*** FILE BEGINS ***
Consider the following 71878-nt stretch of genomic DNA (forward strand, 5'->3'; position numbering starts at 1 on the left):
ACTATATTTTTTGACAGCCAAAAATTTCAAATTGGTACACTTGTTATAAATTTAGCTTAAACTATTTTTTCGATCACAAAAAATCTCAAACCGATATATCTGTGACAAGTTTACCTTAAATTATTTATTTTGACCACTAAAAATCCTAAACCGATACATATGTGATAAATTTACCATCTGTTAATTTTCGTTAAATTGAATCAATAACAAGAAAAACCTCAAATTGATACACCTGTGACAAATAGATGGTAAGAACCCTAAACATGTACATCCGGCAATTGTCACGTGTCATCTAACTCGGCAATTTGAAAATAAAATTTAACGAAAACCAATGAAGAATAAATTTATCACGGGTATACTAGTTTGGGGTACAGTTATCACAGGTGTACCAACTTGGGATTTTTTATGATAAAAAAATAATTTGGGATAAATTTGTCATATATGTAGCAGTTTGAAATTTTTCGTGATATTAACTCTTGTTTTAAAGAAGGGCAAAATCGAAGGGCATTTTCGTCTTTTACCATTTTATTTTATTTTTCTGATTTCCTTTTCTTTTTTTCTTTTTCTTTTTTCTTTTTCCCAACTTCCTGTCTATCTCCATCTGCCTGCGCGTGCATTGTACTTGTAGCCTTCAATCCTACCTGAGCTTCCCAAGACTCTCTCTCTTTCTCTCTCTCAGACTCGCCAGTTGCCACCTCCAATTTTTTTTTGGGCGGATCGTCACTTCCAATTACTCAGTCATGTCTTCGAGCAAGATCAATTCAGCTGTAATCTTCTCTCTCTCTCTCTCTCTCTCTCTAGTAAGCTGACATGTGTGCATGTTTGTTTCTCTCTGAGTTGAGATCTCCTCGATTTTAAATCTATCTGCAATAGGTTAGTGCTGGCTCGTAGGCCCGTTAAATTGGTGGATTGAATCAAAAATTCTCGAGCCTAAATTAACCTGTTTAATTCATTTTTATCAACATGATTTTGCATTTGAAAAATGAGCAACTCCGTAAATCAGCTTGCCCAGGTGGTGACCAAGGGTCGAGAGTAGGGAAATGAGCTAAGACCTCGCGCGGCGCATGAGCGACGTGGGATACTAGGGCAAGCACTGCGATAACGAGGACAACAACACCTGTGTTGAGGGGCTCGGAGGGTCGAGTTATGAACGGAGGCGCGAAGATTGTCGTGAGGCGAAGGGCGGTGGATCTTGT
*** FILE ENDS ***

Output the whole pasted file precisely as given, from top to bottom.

Consider the following 71878-nt stretch of genomic DNA (forward strand, 5'->3'; position numbering starts at 1 on the left):
ACTATATTTTTTGACAGCCAAAAATTTCAAATTGGTACACTTGTTATAAATTTAGCTTAAACTATTTTTTCGATCACAAAAAATCTCAAACCGATATATCTGTGACAAGTTTACCTTAAATTATTTATTTTGACCACTAAAAATCCTAAACCGATACATATGTGATAAATTTACCATCTGTTAATTTTCGTTAAATTGAATCAATAACAAGAAAAACCTCAAATTGATACACCTGTGACAAATAGATGGTAAGAACCCTAAACATGTACATCCGGCAATTGTCACGTGTCATCTAACTCGGCAATTTGAAAATAAAATTTAACGAAAACCAATGAAGAATAAATTTATCACGGGTATACTAGTTTGGGGTACAGTTATCACAGGTGTACCAACTTGGGATTTTTTATGATAAAAAAATAATTTGGGATAAATTTGTCATATATGTAGCAGTTTGAAATTTTTCGTGATATTAACTCTTGTTTTAAAGAAGGGCAAAATCGAAGGGCATTTTCGTCTTTTACCATTTTATTTTATTTTTCTGATTTCCTTTTCTTTTTTTCTTTTTCTTTTTTCTTTTTCCCAACTTCCTGTCTATCTCCATCTGCCTGCGCGTGCATTGTACTTGTAGCCTTCAATCCTACCTGAGCTTCCCAAGACTCTCTCTCTTTCTCTCTCTCAGACTCGCCAGTTGCCACCTCCAATTTTTTTTTGGGCGGATCGTCACTTCCAATTACTCAGTCATGTCTTCGAGCAAGATCAATTCAGCTGTAATCTTCTCTCTCTCTCTCTCTCTCTCTCTAGTAAGCTGACATGTGTGCATGTTTGTTTCTCTCTGAGTTGAGATCTCCTCGATTTTAAATCTATCTGCAATAGGTTAGTGCTGGCTCGTAGGCCCGTTAAATTGGTGGATTGAATCAAAAATTCTCGAGCCTAAATTAACCTGTTTAATTCATTTTTATCAACATGATTTTGCATTTGAAAAATGAGCAACTCCGTAAATCAGCTTGCCCAGGTGGTGACCAAGGGTCGAGAGTAGGGAAATGAGCTAAGACCTCGCGCGGCGCATGAGCGACGTGGGATACTAGGGCAAGCACTGCGATAACGAGGACAACAACACCTGTGTTGAGGGGCTCGGAGGGTCGAGTTATGAACGGAGGCGCGAAGATTGTCGTGAGGCGAAGGGCGGTGGATCTTGT